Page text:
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Ex-PM Gordon Brown’s call for Britain to rejoin the EU proves there’s still a risk to Brexit

Ex-PM Gordon Brown’s call for Britain to rejoin the EU proves there’s still a risk to Brexit
Rather than deride former UK prime minister Gordon Brown as a political dinosaur fighting the battles of yesteryear, or simply ignoring him, Brexiteers must take seriously the possibility of Britain one day rejoining the EU.

The ex-PM announced in a speech last week that he believed Britain should rejoin the European Union. He also declared he would never ‘give up’ campaigning for it. I have to say, I hold a grudging respect for Brown for openly stating his opinion, even though I profoundly disagree with him. His openness, in many ways, is refreshing – especially when compared to the majority of Labour MPs, who also want to rejoin the EU but dare not admit it.

Many Brexiteers laugh off statements such as Brown’s, viewing them as the bitter ramblings of Remainers who have never accepted the result of the Brexit referendum. They also quite rightly point to the fact that, if Britain did rejoin the EU, it would be handing over the power to make its own laws and conduct its own trade deals to the unelected European Commission. 

However, regardless of the obvious logic in their arguments, for a number of reasons, I would urge fellow Brexiteers to be cautious about Brown’s pronouncement. First, Brown’s view is in line with that of the majority of the Labour Party’s membership. A poll taken in April revealed that 59 per cent of Labour members want the party to openly campaign for Britain to rejoin the EU. 

In contrast, the current leader of the Labour Party, Sir Keir Starmer, wants his party to ‘move on’ from Brexit and discuss domestic issues. However, his leadership is presently hanging by a thread, and a loss in the up-and-coming Batley and Spen by-election could be the end. Moreover, as political parties are often driven by the opinions of their members, I would not be surprised to see a new Labour leader adopt a more stridently pro-EU stance in the not-too-distant future.

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I would also encourage Brexiteers to remember the history of the anti-EU movement. When I started campaigning for Britain to leave the EU nearly 20 years ago, it was regarded as a fringe issue, just as rejoining is today. Indeed, mainstream politicians back then wouldn’t have dared utter the view that Britain should leave the bloc, as it would have been the end of their political career.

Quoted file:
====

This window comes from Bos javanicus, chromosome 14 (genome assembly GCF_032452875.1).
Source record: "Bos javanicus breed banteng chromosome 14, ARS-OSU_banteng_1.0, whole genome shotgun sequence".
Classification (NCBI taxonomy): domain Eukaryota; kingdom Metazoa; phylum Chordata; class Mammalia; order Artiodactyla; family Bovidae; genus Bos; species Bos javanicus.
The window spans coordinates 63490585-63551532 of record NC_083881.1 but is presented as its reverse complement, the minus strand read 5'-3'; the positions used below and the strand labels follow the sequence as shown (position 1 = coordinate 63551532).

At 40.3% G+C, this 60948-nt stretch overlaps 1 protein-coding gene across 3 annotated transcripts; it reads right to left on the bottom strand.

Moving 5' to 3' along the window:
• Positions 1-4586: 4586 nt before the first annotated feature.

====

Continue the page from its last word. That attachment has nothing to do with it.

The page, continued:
However, through determination and hard work, we managed to make the issue popular, and those same politicians who’d previously refused to back the idea of an independent Britain suddenly became leading Brexit campaigners. I can guarantee that if rejoining the EU became a popular cause, then similar fickle politicians would swiftly jump on the bandwagon.

I would also point to opinion polls showing the country remains divided over whether Brexit is a good or bad thing. Indeed, polls tracked since 2016 show that a slender majority of people think Brexit has not been in the interests of the country. Now, we know opinion polls are not always accurate, as proven by Boris Johnson’s landslide general election victory in 2019, but it would be remiss of Brexiteers simply to discount them.

That same election also revealed the fault line in the country regarding Brexit. Johnson’s Conservatives swept to victory almost everywhere in England except for big cities such as London, Manchester and Liverpool. These metropolitan hubs, all of which voted Remain in 2016, tend to be more ethnically diverse and have a large student body, and there are many in their populations that have not accepted the result of the referendum. Add into the mix Scotland, which is run by the rabidly pro-EU Scottish National Party, which has retained a Brussels office, and it is clear that Brexit remains a bone of contention.

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The only way Brexit will regress as an issue is if Johnson’s government makes it a success. At the moment, things are looking good: trade deals are being struck across the globe and the vaccine rollout, which was only possible because Britain left the European Medicines Agency, has been exemplary. Moreover, every time the EU is deemed to be unreasonable, as it was over the vaccines in April, or now over the Northern Ireland Protocol, the campaign for Britain to rejoin the bloc is weakened.

Brexiteers must neither rest on their laurels nor be hubristic, however. The threat to Brexit is still out there and it is real. Gordon Brown’s intervention last week should serve as a timely reminder that those who want Britain to rejoin the EU are waiting in the wings, they are organising, and they are ready to pounce. Brexiteers must be equally ready.

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The statements, views and opinions expressed in this column are solely those of the author and do not necessarily represent those of RT.

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